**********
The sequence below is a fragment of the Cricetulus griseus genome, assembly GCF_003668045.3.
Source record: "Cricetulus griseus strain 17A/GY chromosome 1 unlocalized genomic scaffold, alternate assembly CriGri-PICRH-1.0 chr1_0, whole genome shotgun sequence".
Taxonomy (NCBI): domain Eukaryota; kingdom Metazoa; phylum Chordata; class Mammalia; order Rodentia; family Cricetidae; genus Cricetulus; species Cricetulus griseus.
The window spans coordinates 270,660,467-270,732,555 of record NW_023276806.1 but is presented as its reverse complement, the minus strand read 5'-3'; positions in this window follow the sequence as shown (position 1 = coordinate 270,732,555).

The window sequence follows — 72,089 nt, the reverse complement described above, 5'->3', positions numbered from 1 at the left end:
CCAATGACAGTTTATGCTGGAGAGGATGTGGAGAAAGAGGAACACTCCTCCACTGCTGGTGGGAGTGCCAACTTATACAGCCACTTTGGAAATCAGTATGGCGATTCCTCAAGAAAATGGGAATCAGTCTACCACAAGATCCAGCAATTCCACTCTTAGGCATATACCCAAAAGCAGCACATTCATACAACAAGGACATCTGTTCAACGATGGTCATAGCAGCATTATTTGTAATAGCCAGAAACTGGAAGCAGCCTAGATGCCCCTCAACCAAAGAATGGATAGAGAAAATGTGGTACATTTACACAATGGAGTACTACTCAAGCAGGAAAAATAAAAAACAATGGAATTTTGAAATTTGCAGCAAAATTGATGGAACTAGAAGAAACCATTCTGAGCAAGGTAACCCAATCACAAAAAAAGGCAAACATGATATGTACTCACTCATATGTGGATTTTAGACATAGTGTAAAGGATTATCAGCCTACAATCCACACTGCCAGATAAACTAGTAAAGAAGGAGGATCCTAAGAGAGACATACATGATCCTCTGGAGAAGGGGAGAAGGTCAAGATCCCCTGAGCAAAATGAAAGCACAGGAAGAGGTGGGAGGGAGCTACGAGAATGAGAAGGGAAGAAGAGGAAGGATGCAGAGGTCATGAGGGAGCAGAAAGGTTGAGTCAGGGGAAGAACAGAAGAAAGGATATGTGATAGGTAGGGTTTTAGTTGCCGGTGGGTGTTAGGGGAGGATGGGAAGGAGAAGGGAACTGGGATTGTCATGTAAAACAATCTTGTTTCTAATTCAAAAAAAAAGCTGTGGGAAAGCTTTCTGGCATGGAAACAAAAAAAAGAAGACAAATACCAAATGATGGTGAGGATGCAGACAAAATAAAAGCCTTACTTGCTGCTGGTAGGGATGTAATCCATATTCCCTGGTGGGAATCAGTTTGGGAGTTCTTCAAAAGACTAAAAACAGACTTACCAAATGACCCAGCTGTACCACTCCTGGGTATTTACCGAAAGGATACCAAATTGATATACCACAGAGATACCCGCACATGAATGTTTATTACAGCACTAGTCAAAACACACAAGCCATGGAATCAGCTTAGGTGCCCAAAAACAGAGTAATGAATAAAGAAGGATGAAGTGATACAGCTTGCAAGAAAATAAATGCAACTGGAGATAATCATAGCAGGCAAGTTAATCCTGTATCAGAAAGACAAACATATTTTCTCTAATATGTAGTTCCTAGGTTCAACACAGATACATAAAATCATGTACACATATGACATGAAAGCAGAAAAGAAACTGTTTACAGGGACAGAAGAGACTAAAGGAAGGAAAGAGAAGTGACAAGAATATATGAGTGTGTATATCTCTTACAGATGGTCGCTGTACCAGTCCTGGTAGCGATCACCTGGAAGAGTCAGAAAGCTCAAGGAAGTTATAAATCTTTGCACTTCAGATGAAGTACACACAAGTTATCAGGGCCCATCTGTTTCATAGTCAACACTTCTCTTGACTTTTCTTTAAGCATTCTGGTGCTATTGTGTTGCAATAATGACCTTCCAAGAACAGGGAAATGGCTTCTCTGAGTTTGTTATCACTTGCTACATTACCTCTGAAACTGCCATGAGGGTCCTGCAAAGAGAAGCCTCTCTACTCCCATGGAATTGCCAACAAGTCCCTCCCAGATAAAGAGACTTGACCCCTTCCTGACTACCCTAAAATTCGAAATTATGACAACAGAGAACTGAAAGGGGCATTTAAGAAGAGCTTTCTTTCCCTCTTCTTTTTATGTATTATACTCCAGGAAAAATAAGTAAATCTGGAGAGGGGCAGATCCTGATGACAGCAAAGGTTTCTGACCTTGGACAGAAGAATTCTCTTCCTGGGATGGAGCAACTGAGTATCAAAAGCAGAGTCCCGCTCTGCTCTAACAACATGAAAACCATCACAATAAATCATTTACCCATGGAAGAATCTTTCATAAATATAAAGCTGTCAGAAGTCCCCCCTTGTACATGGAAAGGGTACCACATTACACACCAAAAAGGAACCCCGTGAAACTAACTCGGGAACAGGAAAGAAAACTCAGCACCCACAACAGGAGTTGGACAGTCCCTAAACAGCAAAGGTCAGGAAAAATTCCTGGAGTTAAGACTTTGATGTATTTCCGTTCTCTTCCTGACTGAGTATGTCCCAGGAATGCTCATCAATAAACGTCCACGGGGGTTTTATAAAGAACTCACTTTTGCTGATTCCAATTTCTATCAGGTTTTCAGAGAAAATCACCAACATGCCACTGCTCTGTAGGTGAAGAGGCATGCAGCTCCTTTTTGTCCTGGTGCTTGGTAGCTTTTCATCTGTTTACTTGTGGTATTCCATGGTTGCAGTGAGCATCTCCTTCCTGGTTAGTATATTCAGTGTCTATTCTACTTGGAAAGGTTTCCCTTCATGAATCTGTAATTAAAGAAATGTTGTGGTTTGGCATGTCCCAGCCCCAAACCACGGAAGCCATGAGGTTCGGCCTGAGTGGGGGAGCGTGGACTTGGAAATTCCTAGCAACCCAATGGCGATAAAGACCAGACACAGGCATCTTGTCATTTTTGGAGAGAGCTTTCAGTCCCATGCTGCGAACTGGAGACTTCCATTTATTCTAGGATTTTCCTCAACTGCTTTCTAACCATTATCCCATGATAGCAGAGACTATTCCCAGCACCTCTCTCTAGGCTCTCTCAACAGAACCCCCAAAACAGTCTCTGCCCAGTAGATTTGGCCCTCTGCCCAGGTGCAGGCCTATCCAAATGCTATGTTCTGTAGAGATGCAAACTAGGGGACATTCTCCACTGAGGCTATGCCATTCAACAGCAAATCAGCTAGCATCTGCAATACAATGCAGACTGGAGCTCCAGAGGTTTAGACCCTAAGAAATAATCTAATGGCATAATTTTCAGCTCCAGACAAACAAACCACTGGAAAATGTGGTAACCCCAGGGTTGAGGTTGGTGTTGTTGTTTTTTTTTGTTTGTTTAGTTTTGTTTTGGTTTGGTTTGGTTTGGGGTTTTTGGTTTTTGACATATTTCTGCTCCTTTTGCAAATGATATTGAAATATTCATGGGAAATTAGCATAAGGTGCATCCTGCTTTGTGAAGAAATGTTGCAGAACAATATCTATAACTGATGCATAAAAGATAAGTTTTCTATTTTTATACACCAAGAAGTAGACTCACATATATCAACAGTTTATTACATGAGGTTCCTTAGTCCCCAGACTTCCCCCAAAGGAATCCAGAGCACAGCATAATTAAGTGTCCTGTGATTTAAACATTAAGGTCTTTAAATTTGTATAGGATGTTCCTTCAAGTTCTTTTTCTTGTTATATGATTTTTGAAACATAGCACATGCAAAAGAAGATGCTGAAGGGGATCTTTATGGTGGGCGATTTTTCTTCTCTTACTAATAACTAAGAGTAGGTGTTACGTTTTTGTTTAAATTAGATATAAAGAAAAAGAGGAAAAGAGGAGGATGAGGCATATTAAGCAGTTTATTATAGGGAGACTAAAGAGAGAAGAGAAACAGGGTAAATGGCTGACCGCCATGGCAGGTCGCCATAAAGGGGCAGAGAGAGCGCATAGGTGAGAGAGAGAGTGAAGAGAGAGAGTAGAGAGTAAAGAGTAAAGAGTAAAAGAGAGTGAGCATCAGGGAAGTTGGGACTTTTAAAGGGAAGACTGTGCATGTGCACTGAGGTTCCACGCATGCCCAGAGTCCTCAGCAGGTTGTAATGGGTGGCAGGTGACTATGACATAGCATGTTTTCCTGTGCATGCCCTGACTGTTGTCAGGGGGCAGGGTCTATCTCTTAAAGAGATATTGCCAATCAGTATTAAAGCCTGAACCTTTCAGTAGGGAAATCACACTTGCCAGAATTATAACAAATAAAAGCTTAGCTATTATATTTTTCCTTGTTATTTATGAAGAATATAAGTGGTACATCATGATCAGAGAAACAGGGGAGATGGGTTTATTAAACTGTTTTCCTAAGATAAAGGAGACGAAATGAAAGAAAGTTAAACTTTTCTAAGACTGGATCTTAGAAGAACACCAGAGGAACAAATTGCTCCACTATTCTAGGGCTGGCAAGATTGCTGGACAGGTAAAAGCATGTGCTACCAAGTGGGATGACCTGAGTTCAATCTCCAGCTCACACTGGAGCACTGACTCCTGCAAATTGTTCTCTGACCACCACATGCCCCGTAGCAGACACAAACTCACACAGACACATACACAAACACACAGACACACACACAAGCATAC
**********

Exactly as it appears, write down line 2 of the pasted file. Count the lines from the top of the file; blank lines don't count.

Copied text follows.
Source record: "Cricetulus griseus strain 17A/GY chromosome 1 unlocalized genomic scaffold, alternate assembly CriGri-PICRH-1.0 chr1_0, whole genome shotgun sequence".